-------------+------------------------------------------------
           1 |   .4431237    .043053      .3591407    .5348867
--------------------------------------------------------------

Evaluated at:
             |    smokes        age        bmi     hsgrad     female 
             |    (mean)     (mean)     (mean)     (mean)     (mean) 
-------------+-------------------------------------------------------
          at |  .4155844   56.48829   25.24463   .7532468   .2467532 

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Example: Transformed outcome variable

Simulating QOIs from a regression model with a transformed outcome variable requires special attention by the user. Suppose we fit a log-linear model in which the outcome variable Y is transformed into \ln(Y). As in the previous examples, we estimate and simulate the parameters with the postsim command:

. sysuse auto
(1978 Automobile Data)
. generate lnmpg=ln(mpg)
. postsim, saving(sims) seed(1234): regress lnmpg weight foreign

      Source |       SS       df       MS              Number of obs =      74
-------------+------------------------------           F(  2,    71) =   98.42
       Model |  3.63136813     2  1.81568407           Prob > F      =  0.0000
    Residual |  1.30985522    71  .018448665           R-squared     =  0.7349
-------------+------------------------------           Adj R-squared =  0.7274
       Total |  4.94122335    73  .067687991           Root MSE      =  .13583
------------------------------------------------------------------------------
       lnmpg |      Coef.   Std. Err.      t    P>|t|     [95% Conf. Interval]
-------------+----------------------------------------------------------------
      weight |  -.0003189   .0000254   -12.55   0.000    -.0003695   -.0002682
     foreign |  -.1028503   .0428956    -2.40   0.019    -.1883816   -.0173189
       _cons |   4.017887   .0863317    46.54   0.000     3.845746    4.190027
------------------------------------------------------------------------------
file sims.dta saved

If we are interested in computing the predicted value in the original scale, we only need to apply the inverse function \exp(\ln(Y)) to the simulated predicted values:

. simqoi using sims, pv at(foreign=0) gen(ypred) seed(4444)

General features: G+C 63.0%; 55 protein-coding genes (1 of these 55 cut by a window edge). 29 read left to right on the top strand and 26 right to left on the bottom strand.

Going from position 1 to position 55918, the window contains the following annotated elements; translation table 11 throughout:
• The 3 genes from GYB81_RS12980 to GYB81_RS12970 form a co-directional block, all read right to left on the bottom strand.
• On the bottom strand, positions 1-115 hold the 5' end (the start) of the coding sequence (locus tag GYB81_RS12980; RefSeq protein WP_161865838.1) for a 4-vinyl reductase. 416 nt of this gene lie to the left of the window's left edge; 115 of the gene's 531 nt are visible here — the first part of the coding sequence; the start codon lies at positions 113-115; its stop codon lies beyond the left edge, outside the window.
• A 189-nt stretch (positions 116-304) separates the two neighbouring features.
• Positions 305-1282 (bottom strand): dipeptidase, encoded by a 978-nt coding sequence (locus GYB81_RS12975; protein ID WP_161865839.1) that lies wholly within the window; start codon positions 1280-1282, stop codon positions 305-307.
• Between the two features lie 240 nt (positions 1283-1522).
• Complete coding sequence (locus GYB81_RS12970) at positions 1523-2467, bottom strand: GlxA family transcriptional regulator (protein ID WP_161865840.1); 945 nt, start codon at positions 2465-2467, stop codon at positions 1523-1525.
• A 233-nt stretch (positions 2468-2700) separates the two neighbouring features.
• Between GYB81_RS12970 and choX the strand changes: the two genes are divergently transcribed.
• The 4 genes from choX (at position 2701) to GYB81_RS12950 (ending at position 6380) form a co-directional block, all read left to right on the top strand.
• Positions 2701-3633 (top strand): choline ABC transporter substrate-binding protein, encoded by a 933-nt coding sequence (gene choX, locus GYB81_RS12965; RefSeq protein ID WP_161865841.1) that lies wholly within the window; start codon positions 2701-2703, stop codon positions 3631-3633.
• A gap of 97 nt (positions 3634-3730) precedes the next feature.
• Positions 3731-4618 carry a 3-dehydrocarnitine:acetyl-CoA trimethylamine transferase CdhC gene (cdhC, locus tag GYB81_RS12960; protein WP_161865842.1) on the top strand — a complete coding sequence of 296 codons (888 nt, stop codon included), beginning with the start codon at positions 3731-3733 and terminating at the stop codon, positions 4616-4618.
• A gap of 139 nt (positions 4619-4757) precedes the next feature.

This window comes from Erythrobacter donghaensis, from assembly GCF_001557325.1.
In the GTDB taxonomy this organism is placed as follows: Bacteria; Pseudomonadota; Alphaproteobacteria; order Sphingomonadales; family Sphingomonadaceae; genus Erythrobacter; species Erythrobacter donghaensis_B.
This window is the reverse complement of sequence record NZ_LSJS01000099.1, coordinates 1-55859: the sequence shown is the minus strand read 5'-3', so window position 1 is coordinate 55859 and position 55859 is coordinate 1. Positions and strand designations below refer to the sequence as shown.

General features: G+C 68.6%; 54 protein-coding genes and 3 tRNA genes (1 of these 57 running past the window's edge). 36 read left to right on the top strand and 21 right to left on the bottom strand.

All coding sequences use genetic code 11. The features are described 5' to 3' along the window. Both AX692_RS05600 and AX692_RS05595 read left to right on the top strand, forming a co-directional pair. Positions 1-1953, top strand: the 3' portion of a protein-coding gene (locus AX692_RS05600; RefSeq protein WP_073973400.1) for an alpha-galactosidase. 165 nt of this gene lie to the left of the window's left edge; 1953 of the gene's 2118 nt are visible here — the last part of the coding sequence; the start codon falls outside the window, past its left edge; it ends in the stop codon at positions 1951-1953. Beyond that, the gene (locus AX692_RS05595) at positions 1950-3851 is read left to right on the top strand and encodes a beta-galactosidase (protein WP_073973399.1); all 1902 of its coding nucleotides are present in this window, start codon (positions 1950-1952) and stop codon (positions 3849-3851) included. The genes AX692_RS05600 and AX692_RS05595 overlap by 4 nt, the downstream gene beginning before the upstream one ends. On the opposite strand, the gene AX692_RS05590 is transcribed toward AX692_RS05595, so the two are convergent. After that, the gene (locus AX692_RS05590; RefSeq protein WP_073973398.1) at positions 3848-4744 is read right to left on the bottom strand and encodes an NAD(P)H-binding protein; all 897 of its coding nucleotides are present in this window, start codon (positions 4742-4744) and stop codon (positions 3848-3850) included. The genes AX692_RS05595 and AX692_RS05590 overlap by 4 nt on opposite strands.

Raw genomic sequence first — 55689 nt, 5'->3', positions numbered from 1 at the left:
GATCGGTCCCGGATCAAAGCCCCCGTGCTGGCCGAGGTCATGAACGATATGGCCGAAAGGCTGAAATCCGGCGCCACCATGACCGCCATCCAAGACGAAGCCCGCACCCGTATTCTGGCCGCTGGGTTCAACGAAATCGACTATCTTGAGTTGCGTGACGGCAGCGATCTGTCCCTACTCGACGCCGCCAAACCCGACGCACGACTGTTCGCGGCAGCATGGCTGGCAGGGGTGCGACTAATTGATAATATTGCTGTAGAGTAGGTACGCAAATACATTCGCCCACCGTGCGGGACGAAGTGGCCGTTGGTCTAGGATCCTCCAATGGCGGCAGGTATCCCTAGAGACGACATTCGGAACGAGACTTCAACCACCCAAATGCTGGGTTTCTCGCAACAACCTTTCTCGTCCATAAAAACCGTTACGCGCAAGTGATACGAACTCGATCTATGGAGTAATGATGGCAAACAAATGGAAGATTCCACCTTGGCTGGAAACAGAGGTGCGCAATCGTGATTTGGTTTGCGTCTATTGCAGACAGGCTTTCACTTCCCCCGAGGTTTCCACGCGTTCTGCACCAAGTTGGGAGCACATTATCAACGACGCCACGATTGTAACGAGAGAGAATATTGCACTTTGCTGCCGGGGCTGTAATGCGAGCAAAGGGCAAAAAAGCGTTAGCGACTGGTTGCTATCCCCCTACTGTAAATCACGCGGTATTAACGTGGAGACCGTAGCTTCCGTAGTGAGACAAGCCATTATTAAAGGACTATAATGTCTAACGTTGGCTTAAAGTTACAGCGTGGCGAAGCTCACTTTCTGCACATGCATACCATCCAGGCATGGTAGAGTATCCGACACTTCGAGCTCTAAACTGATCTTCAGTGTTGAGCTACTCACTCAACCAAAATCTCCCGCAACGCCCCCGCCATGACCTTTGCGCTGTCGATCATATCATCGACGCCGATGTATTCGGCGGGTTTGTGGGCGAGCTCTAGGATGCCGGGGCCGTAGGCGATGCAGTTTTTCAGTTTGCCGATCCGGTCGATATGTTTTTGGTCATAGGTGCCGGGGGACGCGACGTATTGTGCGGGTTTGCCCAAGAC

Predicted values                    Number of reps   =    1000
Expression   : Pred(lnmpg)
--------------------------------------------------------------
             |                              Percentile-based  
       lnmpg |       Mean   Std. Err.     [95% Conf. Interval]
-------------+------------------------------------------------
       _cons |   3.053642   .1412604      2.769845    3.327075
--------------------------------------------------------------

Evaluated at:
             |    weight    foreign 
             |    (mean)    (value) 
-------------+----------------------
          at |  3019.459          0 

. replace ypred = exp(ypred)
(1000 real changes made)

. sumqoi ypred
--------------------------------------------------------------------
            |                                    Percentile-based   
   Variable |       Obs       Mean    Std Dev  [95% Conf  Interval] 
------------+-------------------------------------------------------
      ypred |      1000   21.40353   3.014663   15.95637   27.85674 
--------------------------------------------------------------------

However, simulating expected values requires a little bit of effort, since exponentiating the simulated expected values yields the wrong answer: E(\ln(Y))\neq\ln(E(Y)) (King et al., 2000).

Assume we wish to simulate M=1,000 expected values, and each simulated expected value is the average of T=500 predicted values. We can simulate M\times T=500,000 predicted values at once and apply the inverse function \exp(\ln(Y)) to obtain the predicted values in the natural scale of Y:

. qui postsim, saving(sims, replace) reps(500000) seed(1111): regress lnmpg weight foreign

. simqoi using sims, pv at(foreign=0) gen(tmp) seed(2134)

Predicted values                    Number of reps   =  500000
Expression   : Pred(lnmpg)
--------------------------------------------------------------
             |                              Percentile-based  
       lnmpg |       Mean   Std. Err.     [95% Conf. Interval]
-------------+------------------------------------------------
       _cons |   3.055287   .1394414      2.781054    3.329541
--------------------------------------------------------------

Evaluated at:
             |    weight    foreign 
             |    (mean)    (value) 
-------------+----------------------
          at |  3019.459          0 

. replace tmp = exp(tmp)
(500000 real changes made)

Then, we can average the 500,000 transformed predicted values in blocks of 500 to get 1,000 expected values:

. egen M = seq(), from(1) to(1000) block(500)
. preserve
. collapse (mean) tmp, by(M)
. sumqoi tmp
--------------------------------------------------------------------
            |                                    Percentile-based   
   Variable |       Obs       Mean    Std Dev  [95% Conf  Interval] 
------------+-------------------------------------------------------
        tmp |      1000   21.43464   .1339256   21.14932   21.69798 
--------------------------------------------------------------------
. restore